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Because the facial nerve has so many functions and is so complex, damage to the nerve or a disruption in its function can lead to many problems. Symptoms of Bell's palsy, which vary from person to person and range in severity from mild weakness to total paralysis, may include twitching, weakness, or paralysis on one or both sides of the face, drooping of the eyelid and corner of the mouth, drooling, dryness of the eye or mouth, impairment of taste, and excessive tearing in one eye. Most often these symptoms, which usually begin suddenly and reach their peak within 48 hours, lead to significant facial distortion.
Other symptoms may include pain or discomfort around the jaw and behind the ear, ringing in one or both ears, headache, loss of taste, hypersensitivity to sound on the affected side, impaired speech, dizziness, and difficulty eating or drinking.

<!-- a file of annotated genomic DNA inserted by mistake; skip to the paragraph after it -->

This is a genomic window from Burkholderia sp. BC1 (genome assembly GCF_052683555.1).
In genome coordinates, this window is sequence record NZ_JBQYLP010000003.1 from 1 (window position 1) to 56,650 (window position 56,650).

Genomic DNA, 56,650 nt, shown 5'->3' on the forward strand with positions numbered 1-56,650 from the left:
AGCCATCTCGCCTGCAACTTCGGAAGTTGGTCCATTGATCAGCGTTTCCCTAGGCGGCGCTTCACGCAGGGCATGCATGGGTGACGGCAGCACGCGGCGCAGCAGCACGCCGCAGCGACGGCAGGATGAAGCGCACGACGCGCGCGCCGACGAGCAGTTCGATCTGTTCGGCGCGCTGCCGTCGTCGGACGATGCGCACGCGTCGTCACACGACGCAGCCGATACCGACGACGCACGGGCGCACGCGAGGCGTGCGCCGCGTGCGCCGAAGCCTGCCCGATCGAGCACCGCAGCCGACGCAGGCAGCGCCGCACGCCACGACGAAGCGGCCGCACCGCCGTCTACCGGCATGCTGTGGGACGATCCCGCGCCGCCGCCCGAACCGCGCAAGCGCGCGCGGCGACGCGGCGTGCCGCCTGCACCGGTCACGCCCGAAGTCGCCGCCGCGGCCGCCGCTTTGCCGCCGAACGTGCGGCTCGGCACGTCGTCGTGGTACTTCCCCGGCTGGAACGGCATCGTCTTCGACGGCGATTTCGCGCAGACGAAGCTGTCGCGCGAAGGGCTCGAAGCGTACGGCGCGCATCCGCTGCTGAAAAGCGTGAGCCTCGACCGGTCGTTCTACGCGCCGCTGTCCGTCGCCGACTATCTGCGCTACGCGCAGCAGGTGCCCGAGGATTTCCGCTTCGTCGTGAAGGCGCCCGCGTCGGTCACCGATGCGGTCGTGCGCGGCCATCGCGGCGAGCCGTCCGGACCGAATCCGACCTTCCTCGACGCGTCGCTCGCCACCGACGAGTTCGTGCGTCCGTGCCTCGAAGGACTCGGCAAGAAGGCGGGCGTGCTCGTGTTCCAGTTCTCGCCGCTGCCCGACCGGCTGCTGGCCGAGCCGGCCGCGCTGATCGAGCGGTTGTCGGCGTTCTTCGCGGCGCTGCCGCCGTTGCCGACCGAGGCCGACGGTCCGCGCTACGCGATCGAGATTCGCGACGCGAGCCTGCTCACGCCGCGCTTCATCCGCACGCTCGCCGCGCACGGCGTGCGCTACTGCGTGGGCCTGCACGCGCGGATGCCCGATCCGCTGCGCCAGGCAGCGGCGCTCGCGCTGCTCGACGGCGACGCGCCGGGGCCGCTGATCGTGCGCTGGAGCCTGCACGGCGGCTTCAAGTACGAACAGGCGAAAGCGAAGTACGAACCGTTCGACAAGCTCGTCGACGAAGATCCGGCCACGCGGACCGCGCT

Bell's palsy occurs when the nerve that controls the facial muscles, the 7th cranial nerve, is swollen, inflamed, or compressed, resulting in facial weakness or paralysis. Exactly what causes this damage is unknown.
Many scientists believe that a viral infection such as viral
Some cases of Bell's palsy are mild and do not require treatment. In these cases, symptoms may subside on their own within 2 weeks. For those cases that do require treatment, steroids such as prednisone have been used with success to reduce inflammation and swelling. Other medications such as acyclovir --used to fight viral infections -- may shorten the course of the disease. Analgesics such as aspirin, acetaminophen, or ibuprofen may relieve pain. Because of possible drug interactions, patients should always talk to their doctors before taking any over-the-counter medicines. Keeping the eye moist and protected from debris and injury is important. Other therapies such as physical therapy, facial massage or acupuncture may also be used. In general, decompression surgery for Bell's palsy is controversial and is seldom recommended.